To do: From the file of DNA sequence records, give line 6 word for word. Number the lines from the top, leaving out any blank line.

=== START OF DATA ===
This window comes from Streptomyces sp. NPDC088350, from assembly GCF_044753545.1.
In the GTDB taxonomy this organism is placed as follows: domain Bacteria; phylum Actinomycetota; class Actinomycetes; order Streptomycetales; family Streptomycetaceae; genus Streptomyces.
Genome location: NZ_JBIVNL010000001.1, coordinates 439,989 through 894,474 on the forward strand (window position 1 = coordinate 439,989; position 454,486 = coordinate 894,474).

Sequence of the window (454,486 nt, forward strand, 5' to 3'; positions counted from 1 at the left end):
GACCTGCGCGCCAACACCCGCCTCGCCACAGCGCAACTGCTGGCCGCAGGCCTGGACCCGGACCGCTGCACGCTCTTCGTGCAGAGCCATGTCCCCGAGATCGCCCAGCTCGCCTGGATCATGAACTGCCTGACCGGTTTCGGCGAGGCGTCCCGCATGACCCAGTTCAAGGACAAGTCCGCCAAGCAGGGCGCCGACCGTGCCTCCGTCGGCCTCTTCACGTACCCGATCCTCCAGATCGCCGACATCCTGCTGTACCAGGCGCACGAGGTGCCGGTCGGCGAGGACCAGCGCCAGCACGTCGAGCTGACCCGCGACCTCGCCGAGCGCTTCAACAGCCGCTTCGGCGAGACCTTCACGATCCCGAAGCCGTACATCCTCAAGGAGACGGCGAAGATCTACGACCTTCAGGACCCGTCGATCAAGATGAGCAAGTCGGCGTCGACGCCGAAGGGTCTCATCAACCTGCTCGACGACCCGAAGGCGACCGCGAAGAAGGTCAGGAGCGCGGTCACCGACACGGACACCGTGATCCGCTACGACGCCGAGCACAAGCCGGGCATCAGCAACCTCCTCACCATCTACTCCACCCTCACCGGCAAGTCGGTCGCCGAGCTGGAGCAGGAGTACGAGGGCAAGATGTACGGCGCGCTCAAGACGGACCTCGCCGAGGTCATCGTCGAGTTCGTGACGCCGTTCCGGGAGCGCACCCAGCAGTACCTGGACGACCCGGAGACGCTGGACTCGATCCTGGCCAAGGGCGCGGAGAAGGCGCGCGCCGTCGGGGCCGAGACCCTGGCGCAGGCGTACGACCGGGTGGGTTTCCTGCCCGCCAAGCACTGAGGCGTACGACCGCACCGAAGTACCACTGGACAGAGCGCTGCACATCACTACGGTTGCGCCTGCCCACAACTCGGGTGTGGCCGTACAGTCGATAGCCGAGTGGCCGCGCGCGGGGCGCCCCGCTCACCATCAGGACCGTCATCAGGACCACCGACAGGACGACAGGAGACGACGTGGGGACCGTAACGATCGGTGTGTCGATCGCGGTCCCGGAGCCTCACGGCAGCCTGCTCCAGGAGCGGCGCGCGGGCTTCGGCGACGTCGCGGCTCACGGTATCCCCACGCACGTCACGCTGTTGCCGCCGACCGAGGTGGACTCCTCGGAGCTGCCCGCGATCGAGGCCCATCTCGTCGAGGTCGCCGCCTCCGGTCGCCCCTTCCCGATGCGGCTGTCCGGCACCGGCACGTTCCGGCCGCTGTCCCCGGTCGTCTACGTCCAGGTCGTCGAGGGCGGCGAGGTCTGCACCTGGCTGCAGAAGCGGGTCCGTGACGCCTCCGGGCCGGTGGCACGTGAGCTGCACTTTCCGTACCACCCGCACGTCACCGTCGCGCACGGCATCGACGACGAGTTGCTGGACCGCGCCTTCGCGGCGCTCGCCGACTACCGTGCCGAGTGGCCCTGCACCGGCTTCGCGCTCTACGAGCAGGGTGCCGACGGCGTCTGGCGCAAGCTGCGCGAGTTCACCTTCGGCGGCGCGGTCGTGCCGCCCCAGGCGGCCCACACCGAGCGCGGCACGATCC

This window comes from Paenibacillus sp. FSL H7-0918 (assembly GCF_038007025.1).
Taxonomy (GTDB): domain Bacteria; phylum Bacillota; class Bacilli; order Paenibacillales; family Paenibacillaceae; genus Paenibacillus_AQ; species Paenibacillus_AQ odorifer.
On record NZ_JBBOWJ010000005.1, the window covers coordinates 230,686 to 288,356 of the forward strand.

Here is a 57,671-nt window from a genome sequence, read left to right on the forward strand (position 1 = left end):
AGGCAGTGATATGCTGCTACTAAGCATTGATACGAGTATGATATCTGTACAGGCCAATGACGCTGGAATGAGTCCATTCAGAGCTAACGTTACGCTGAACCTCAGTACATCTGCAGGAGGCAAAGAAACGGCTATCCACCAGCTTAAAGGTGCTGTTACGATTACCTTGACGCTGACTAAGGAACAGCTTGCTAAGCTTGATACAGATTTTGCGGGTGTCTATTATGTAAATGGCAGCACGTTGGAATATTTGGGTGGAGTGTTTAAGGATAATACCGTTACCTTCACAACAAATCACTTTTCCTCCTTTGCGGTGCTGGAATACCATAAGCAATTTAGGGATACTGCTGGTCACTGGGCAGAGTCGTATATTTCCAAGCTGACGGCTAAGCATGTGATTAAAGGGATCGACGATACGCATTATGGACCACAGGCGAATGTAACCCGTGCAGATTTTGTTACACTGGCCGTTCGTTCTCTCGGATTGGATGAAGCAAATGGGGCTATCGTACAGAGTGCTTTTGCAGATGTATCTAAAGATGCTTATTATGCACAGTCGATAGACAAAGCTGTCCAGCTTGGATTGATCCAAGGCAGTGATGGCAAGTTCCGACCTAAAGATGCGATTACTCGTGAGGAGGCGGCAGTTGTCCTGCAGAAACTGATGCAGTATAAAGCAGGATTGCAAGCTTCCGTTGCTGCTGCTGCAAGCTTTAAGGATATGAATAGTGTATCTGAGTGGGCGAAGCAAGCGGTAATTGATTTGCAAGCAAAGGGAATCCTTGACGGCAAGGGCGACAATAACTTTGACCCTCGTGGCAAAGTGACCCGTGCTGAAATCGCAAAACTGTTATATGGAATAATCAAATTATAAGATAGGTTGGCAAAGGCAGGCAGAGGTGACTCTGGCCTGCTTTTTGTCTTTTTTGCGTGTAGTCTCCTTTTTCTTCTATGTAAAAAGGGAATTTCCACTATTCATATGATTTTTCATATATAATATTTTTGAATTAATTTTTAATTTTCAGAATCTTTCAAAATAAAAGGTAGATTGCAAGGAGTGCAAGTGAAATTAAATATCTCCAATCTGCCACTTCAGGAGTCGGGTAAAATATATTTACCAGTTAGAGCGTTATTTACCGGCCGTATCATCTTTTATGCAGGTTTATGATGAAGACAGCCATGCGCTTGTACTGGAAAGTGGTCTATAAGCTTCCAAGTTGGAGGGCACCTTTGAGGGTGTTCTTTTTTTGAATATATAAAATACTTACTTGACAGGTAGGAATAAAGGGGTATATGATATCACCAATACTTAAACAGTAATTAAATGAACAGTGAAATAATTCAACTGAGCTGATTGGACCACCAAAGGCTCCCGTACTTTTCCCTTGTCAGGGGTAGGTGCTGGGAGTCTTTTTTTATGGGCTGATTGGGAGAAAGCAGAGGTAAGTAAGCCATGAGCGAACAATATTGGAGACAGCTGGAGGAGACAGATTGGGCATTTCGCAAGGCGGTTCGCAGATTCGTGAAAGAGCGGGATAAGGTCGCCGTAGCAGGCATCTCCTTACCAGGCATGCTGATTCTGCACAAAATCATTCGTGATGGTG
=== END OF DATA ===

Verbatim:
This window comes from Paenibacillus sp. FSL H7-0918 (assembly GCF_038007025.1).